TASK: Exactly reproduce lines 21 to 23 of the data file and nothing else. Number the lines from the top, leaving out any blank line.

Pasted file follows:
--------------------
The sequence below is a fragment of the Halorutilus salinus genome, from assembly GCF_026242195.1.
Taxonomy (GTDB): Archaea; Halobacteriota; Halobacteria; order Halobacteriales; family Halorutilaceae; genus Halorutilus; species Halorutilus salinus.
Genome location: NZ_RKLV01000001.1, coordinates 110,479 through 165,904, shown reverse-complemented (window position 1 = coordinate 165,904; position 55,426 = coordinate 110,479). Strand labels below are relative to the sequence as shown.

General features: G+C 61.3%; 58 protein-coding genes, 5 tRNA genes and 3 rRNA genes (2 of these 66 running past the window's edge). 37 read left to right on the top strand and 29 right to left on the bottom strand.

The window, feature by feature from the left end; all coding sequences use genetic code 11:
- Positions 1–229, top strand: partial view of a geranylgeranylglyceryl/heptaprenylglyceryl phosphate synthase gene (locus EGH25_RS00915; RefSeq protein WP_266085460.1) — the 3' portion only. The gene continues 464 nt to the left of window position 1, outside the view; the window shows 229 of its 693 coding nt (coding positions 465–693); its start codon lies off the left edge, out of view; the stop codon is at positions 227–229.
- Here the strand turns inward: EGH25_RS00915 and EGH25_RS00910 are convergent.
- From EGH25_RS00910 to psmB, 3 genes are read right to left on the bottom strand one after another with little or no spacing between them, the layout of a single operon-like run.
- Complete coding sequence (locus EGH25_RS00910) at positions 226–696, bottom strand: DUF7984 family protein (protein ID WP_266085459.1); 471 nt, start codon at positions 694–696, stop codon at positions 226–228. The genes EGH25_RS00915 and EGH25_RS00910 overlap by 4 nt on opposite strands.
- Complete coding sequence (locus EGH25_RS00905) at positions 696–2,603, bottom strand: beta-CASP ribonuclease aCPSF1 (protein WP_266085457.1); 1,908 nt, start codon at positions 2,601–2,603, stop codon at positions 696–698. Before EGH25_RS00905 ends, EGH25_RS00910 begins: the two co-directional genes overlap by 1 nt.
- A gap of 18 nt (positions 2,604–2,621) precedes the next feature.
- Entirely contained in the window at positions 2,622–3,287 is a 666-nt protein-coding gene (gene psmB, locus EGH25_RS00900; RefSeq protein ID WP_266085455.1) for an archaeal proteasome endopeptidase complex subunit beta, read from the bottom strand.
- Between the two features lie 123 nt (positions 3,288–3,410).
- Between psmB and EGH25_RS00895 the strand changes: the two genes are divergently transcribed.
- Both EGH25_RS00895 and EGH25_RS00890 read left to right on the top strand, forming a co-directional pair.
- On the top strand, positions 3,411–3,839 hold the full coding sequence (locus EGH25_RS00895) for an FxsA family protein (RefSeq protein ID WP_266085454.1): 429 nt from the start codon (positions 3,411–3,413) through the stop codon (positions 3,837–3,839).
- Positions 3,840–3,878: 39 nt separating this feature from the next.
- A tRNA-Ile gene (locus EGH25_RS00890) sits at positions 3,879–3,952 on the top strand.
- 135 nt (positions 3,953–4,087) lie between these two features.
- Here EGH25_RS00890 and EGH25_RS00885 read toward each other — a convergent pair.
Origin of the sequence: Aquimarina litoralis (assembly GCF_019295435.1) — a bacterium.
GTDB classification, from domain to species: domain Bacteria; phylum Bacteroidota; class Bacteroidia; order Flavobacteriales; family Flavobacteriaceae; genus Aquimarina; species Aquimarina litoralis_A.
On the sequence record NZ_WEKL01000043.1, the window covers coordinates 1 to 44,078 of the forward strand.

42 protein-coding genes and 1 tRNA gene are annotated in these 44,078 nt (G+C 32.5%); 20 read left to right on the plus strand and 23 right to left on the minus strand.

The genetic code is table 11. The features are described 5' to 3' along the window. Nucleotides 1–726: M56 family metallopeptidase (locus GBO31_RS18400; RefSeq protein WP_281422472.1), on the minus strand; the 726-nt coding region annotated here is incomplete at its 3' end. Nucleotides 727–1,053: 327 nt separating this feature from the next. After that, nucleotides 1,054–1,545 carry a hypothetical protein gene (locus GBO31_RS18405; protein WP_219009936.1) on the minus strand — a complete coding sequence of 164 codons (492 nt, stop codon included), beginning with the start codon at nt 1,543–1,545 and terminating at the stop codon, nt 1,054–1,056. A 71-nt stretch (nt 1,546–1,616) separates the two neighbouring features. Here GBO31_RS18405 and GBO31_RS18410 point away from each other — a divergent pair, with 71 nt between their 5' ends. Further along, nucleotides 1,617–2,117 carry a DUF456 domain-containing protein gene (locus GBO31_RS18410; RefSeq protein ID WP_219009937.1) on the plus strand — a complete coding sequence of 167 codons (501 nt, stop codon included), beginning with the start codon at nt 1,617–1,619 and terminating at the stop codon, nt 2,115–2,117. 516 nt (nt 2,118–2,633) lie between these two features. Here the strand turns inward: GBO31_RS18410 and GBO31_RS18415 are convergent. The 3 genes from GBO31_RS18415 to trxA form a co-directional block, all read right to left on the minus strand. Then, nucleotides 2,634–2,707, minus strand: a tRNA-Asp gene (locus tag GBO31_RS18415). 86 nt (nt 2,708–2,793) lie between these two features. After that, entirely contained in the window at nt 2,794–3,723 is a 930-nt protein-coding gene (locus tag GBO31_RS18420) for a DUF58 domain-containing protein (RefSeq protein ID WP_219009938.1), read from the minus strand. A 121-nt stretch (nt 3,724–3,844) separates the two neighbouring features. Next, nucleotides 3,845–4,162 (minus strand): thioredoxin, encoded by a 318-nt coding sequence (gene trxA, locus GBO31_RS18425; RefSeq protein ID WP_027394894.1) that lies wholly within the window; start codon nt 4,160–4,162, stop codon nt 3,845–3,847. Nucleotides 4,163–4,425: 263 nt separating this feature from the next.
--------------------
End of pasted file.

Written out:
Origin of the sequence: Aquimarina litoralis (assembly GCF_019295435.1) — a bacterium.
GTDB classification, from domain to species: domain Bacteria; phylum Bacteroidota; class Bacteroidia; order Flavobacteriales; family Flavobacteriaceae; genus Aquimarina; species Aquimarina litoralis_A.
On the sequence record NZ_WEKL01000043.1, the window covers coordinates 1 to 44,078 of the forward strand.